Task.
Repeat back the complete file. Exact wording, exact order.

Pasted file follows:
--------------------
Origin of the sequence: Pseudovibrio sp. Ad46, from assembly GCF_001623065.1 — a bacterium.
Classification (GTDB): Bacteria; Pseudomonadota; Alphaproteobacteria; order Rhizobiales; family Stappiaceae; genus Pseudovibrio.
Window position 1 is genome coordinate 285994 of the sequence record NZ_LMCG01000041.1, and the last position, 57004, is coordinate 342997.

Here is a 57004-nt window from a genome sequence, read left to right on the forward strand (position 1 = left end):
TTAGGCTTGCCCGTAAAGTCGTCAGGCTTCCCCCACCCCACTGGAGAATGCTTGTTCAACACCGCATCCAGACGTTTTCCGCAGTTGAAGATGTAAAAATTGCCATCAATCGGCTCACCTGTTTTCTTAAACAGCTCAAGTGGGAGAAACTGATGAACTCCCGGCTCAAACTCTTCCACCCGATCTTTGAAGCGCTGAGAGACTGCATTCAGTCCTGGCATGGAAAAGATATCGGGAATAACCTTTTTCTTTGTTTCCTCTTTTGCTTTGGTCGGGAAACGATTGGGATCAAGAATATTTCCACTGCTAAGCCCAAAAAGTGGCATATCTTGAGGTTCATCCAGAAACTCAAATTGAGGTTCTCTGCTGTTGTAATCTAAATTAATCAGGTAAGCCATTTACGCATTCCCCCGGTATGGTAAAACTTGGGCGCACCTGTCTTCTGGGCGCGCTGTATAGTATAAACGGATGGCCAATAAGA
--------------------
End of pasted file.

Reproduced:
Origin of the sequence: Pseudovibrio sp. Ad46, from assembly GCF_001623065.1 — a bacterium.
Classification (GTDB): Bacteria; Pseudomonadota; Alphaproteobacteria; order Rhizobiales; family Stappiaceae; genus Pseudovibrio.
Window position 1 is genome coordinate 285994 of the sequence record NZ_LMCG01000041.1, and the last position, 57004, is coordinate 342997.

Here is a 57004-nt window from a genome sequence, read left to right on the forward strand (position 1 = left end):
TTAGGCTTGCCCGTAAAGTCGTCAGGCTTCCCCCACCCCACTGGAGAATGCTTGTTCAACACCGCATCCAGACGTTTTCCGCAGTTGAAGATGTAAAAATTGCCATCAATCGGCTCACCTGTTTTCTTAAACAGCTCAAGTGGGAGAAACTGATGAACTCCCGGCTCAAACTCTTCCACCCGATCTTTGAAGCGCTGAGAGACTGCATTCAGTCCTGGCATGGAAAAGATATCGGGAATAACCTTTTTCTTTGTTTCCTCTTTTGCTTTGGTCGGGAAACGATTGGGATCAAGAATATTTCCACTGCTAAGCCCAAAAAGTGGCATATCTTGAGGTTCATCCAGAAACTCAAATTGAGGTTCTCTGCTGTTGTAATCTAAATTAATCAGGTAAGCCATTTACGCATTCCCCCGGTATGGTAAAACTTGGGCGCACCTGTCTTCTGGGCGCGCTGTATAGTATAAACGGATGGCCAATAAGA